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Open Access Publications from the University of California

Role of Retinal Pigment Epithelium in Myopia Development and Control

  • Author(s): Zhang, Yan
  • Advisor(s): Wildsoet, Christine F
  • et al.

Myopia (near-sightedness) is one of the most common ocular disorders in humans. Due to the dramatic increases in prevalence of myopia worldwide, especially in children and young adults, myopia has also become a significant public health problem, both socially and economically. While the prevalence and severity of myopia continue to increase, effective therapeutic interventions for myopia remain limited. Currently, management of myopia is largely limited to traditional optical corrections - spectacles, contact lenses, and refractive surgery - which correct distance vision but have no effect on myopia progression. While slowed myopia progression has been reported in clinical studies using the contact lens-based, corneal reshaping therapy and atropine, a pharmaceutical agent, these approaches come with limitations and in the latter case, significant ocular side-effects. Uncontrolled progression may lead to high "degenerative" myopia, for which posterior scleral reinforcement surgery remains the only treatment option and a last resort directed at preserving vision. Thus there is a clear need for new myopia control treatments. Understanding more about the molecular and cellular mechanisms underlying myopic eye growth has the potential to uncover novel treatment options.

This dissertation presents results from three investigations into the role of the retinal pigment epithelium (RPE) in eye growth regulation, focusing on molecular and cellular mechanisms, and using both in vivo animal models and in vitro cell culture models. In the first in vivo study (Chapter 2), we investigated expression of candidate genes in chick RPE of imposing short-term optical defocus. Specifically, gene expression levels of the three bone morphogenetic proteins (BMP-2, 4 & 7) were examined after 2 and 48 h of treatment, with negative and positive lenses used to impose defocus of opposite sign. These growth factors were observed to be differentially and bidirectionally expressed in RPE, expression generally increasing with imposed myopia, which is associated with ocular growth inhibition. Because eyes had little chance to change their dimensions with such short-term lens treatments, these genes are assumed to play important roles in the onset and early phase of defocus-induced ocular growth changes. For this reason, these genes represent potential targets for molecular-based myopia treatments. In the second study (Chapter 3), high-through gene expression profiling was employed to examine changes in gene expression in chick RPE with long-term imposed hyperopic defocus, which resulted in eyes being longer than normal and highly myopic. This DNA microarray screening revealed changes in the expression of many genes, including BMPs, noggin (NOG), dopamine receptor D4 (DRD4), retinoic acid receptor, beta (RARB), and retinal pigment epithelium-derived rhodopsin homolog (RRH). Some of these genes showed increased expression while others showed decreased expression. It is plausible that some may be linked the ocular pathological complications seen in myopia, while others may be linked to ocular growth regulation, the imposed visual conditions resulting in sustained, increased ocular growth. The third and final study (Chapter 4), addressed the possibility of an RPE site for the anti-myopia action of apomorphine (APO), a dopamine receptor agonist, observed in animal studies. We further investigated the possibility that TGF-â secretion from RPE mediates this inhibitory growth effect. APO applied to cultured human fetal RPE cells was found to alter the secretion of both TGFâ1 and TGFâ2, which was biased towards the basal (choroidal) side. These growth factors also exhibited constitutive polarized secretion, albeit biased in the opposite direction to APO-induced paracrine secretion. The results for APO are consistent with its observed inhibitory (anti-myopia) effects in vivo and offer the RPE as a possible site of action.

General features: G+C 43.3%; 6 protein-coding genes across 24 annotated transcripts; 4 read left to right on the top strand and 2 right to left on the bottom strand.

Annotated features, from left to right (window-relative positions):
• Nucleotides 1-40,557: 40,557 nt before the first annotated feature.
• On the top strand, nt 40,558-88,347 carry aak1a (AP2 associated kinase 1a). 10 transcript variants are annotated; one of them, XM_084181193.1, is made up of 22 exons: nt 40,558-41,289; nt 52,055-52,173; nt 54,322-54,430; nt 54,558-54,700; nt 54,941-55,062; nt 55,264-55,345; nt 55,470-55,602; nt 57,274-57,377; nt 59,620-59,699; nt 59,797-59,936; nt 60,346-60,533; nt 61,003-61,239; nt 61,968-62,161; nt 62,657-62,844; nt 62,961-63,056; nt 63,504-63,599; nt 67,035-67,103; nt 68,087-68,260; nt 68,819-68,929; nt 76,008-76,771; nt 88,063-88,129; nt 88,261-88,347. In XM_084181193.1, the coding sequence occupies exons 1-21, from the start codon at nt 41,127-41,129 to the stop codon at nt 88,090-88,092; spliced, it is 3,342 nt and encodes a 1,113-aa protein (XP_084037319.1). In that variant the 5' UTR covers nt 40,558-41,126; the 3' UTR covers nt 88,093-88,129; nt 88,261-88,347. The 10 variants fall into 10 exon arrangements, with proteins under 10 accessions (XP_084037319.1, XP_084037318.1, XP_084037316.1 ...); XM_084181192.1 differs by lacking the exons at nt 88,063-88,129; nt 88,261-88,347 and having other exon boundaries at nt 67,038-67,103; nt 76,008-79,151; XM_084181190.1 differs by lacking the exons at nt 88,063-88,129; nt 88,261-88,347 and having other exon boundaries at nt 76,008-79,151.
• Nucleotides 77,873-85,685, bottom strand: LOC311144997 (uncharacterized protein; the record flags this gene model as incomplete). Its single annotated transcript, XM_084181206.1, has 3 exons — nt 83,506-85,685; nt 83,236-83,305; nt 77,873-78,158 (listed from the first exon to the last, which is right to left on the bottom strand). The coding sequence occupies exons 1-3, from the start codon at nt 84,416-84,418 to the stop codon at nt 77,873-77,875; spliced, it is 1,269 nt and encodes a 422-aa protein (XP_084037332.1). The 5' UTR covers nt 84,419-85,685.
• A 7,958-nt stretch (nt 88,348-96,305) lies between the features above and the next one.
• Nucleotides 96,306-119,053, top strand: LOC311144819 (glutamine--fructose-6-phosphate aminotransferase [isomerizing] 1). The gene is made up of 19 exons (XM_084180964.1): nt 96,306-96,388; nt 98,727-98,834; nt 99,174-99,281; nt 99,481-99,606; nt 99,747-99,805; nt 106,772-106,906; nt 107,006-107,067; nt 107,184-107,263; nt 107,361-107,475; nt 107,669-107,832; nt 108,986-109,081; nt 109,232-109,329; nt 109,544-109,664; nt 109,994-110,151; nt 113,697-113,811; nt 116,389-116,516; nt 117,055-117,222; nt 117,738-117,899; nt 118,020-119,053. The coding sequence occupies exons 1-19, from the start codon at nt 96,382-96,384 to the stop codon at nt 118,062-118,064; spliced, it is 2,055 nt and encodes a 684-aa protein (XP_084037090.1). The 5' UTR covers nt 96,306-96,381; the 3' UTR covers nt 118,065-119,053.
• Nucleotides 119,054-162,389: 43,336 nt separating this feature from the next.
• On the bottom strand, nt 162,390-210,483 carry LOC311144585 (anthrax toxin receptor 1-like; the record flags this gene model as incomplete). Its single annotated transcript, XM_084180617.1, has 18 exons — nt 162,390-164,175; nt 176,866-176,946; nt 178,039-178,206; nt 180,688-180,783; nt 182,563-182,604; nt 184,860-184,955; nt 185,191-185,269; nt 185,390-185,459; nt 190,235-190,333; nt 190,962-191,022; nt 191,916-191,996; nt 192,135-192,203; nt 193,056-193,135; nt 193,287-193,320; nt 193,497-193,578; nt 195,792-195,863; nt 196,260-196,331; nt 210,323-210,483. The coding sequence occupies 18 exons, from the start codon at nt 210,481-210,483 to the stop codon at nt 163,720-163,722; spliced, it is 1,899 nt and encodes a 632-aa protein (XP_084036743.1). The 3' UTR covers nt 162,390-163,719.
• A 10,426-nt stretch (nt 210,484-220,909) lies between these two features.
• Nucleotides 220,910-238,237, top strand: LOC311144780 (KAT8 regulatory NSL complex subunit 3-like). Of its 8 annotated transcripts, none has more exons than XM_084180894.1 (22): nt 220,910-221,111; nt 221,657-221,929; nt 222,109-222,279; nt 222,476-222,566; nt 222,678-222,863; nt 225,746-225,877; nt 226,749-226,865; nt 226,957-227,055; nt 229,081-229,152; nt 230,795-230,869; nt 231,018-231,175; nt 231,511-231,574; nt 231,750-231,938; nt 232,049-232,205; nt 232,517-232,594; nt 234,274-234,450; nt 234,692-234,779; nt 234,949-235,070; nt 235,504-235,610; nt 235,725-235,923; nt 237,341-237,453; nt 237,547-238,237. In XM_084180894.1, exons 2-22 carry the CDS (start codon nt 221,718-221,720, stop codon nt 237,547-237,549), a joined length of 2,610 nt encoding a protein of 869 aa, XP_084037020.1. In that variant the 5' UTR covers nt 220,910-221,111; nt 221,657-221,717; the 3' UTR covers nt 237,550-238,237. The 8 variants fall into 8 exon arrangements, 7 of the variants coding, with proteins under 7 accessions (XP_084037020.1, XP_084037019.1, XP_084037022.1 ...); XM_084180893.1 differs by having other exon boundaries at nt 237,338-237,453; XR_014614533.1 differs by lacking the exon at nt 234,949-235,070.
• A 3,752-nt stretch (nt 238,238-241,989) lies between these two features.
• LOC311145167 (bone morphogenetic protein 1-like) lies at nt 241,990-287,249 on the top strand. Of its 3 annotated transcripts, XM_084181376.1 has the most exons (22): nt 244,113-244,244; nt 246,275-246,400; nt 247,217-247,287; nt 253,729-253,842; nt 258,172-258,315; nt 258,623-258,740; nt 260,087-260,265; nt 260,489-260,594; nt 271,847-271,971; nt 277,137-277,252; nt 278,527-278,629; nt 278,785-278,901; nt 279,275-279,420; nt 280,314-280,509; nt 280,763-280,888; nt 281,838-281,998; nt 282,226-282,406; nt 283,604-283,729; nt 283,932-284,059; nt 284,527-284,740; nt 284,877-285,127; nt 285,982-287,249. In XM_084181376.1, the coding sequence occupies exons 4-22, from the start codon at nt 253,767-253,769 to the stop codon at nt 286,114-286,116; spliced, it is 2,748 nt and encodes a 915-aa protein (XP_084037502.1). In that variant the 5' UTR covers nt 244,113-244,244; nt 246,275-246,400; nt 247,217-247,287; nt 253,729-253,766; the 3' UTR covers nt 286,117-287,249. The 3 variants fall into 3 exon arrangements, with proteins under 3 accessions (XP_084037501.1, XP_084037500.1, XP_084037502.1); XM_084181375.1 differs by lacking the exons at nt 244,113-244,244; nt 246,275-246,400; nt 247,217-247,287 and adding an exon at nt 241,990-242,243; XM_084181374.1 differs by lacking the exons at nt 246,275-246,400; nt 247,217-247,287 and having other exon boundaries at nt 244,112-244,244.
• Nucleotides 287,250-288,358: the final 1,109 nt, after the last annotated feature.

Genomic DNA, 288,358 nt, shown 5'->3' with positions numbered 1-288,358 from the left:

In summary, the research reported in this dissertation provides evidence that RPE plays an important role in postnatal eye growth regulation, (including myopic growth), as a conduit for relaying growth modulatory retinal signals to choroid/sclera. Genes and molecules identified in these studies offer potential directions for novel anti-myopia treatments, with the RPE being a potential target for the same.

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